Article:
While the majority of current diabetes treatments focus on reducing blood glucose levels, hypoglycemia represents a significant risk associated with insulin treatment. Glucagon plays a major regulatory role in controlling hypoglycemia in vivo, but its short half-life and hyperglycemic effects prevent its therapeutic use for non-acute applications. The goal of this study was to identify a modified form of glucagon suitable for prophylactic treatment of hypoglycemia without increasing baseline blood glucose levels.
Through application of the XTEN technology, we report the construction of a glucagon fusion protein with an extended exposure profile (Gcg-XTEN). The in vivo half-life of the construct was tuned to support nightly dosing through design and testing in cynomolgus monkeys. Efficacy of the construct was assessed in beagle dogs using an insulin challenge to induce hypoglycemia. Dose ranging of Gcg-XTEN in fasted beagle dogs demonstrated that the compound was biologically active with a pharmacodynamic profile consistent with the designed half-life. Prophylactic administration of 0.6 nmol/kg Gcg-XTEN to dogs conferred resistance to a hypoglycemic challenge at 6 hours post-dose without affecting baseline blood glucose levels. Consistent with the designed pharmacokinetic profile, hypoglycemia resistance was not observed at 12 hours post-dose. Importantly, the solubility and stability of the glucagon peptide were also significantly improved by fusion to XTEN.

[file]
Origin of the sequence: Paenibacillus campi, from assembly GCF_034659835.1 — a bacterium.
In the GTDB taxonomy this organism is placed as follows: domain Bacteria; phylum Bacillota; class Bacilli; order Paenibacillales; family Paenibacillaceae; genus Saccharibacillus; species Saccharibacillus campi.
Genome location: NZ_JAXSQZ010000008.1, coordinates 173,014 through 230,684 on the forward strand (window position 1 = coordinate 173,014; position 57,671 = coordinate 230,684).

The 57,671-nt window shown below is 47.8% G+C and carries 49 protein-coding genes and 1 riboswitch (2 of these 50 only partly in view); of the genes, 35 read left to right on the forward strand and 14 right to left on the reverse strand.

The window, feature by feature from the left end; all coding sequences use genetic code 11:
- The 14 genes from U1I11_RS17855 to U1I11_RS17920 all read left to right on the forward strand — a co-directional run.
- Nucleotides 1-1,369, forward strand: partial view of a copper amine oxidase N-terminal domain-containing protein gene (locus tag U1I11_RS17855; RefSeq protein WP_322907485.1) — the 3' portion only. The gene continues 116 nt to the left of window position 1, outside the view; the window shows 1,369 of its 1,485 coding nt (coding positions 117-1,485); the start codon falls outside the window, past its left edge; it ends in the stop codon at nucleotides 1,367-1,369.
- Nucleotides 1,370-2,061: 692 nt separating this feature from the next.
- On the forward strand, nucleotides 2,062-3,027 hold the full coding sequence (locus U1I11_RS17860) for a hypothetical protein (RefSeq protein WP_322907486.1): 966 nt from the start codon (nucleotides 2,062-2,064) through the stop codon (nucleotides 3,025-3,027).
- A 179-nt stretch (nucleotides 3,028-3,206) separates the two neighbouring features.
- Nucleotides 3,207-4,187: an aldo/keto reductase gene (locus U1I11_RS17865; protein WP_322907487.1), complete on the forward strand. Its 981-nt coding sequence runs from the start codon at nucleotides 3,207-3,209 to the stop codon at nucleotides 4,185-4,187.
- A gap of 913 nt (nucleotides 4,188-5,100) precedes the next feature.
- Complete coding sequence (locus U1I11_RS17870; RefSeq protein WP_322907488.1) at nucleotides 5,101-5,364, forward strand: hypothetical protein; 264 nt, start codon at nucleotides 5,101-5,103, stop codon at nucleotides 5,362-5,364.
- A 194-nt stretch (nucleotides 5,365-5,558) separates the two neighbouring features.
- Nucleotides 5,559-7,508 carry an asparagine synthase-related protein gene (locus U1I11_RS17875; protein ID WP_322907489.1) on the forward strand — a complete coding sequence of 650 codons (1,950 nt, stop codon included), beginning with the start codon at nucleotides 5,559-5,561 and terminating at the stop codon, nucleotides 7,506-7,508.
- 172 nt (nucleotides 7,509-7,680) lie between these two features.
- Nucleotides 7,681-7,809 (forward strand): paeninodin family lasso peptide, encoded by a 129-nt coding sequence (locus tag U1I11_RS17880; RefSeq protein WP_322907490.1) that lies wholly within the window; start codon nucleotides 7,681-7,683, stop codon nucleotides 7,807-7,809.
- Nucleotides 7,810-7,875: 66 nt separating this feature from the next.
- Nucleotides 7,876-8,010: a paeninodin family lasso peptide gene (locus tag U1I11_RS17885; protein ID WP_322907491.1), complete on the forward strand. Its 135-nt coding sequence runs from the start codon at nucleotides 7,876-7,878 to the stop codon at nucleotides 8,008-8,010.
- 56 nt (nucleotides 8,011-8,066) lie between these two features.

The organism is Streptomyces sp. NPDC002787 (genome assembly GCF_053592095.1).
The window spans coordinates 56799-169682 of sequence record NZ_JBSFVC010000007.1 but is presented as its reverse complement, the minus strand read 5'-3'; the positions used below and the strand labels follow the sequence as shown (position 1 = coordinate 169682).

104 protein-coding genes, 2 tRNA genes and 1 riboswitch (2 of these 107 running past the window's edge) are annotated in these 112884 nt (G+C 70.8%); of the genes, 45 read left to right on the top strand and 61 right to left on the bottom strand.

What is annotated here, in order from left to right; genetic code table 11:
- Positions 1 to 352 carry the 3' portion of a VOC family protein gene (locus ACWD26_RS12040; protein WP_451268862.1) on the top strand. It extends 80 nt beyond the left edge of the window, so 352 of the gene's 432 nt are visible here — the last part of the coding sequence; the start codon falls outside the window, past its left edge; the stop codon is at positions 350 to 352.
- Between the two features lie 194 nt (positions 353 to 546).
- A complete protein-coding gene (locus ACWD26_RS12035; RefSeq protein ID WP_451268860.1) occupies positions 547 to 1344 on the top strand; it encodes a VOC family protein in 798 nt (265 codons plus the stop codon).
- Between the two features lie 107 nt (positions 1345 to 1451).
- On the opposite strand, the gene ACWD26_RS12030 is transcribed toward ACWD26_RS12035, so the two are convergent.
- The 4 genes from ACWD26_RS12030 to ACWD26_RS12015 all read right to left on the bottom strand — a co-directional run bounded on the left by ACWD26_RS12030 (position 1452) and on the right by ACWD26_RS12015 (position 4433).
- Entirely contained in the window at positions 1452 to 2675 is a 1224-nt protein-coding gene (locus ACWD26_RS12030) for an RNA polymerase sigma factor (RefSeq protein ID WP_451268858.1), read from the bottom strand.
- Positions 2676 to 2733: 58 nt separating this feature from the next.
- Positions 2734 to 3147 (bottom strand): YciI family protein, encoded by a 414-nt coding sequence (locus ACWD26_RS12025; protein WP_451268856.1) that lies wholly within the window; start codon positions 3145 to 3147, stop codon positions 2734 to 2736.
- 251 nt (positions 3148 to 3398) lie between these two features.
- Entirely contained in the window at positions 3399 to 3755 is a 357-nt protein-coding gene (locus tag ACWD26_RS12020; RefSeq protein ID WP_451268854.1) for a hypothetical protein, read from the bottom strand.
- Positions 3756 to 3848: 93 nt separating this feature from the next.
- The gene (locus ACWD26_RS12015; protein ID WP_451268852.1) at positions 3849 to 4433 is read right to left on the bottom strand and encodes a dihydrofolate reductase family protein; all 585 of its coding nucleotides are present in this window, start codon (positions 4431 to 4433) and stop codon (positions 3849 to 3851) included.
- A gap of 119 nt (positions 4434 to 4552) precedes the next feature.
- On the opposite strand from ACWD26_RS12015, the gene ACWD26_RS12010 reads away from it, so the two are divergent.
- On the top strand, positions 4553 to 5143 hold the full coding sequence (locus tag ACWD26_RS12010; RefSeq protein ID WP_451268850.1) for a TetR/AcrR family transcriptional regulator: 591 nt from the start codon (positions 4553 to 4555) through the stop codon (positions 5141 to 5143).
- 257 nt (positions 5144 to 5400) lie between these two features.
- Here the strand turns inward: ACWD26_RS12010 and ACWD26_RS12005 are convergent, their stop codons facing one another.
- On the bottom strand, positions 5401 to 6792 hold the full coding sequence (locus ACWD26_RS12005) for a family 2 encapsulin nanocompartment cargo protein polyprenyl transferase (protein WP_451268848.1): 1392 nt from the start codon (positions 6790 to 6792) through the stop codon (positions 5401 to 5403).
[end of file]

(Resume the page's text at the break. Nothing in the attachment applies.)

The data show that Gcg-XTEN is effective in preventing hypoglycemia without the associated hyperglycemia expected for unmodified glucagon. While the plasma clearance of this Gcg-XTEN has been optimized for overnight dosing, specifically for the treatment of nocturnal hypoglycemia, constructs with significantly longer exposure profiles are feasible. Such constructs may have multiple applications such as allowing for more aggressive insulin treatment regimens, treating hypoglycemia due to insulin-secreting tumors, providing synergistic efficacy in combination therapies with long-acting GLP1 analogs, and as an appetite suppressant for treatment of obesity. The improved physical properties of the Gcg-XTEN molecule may also allow for novel delivery systems not currently possible with native glucagon.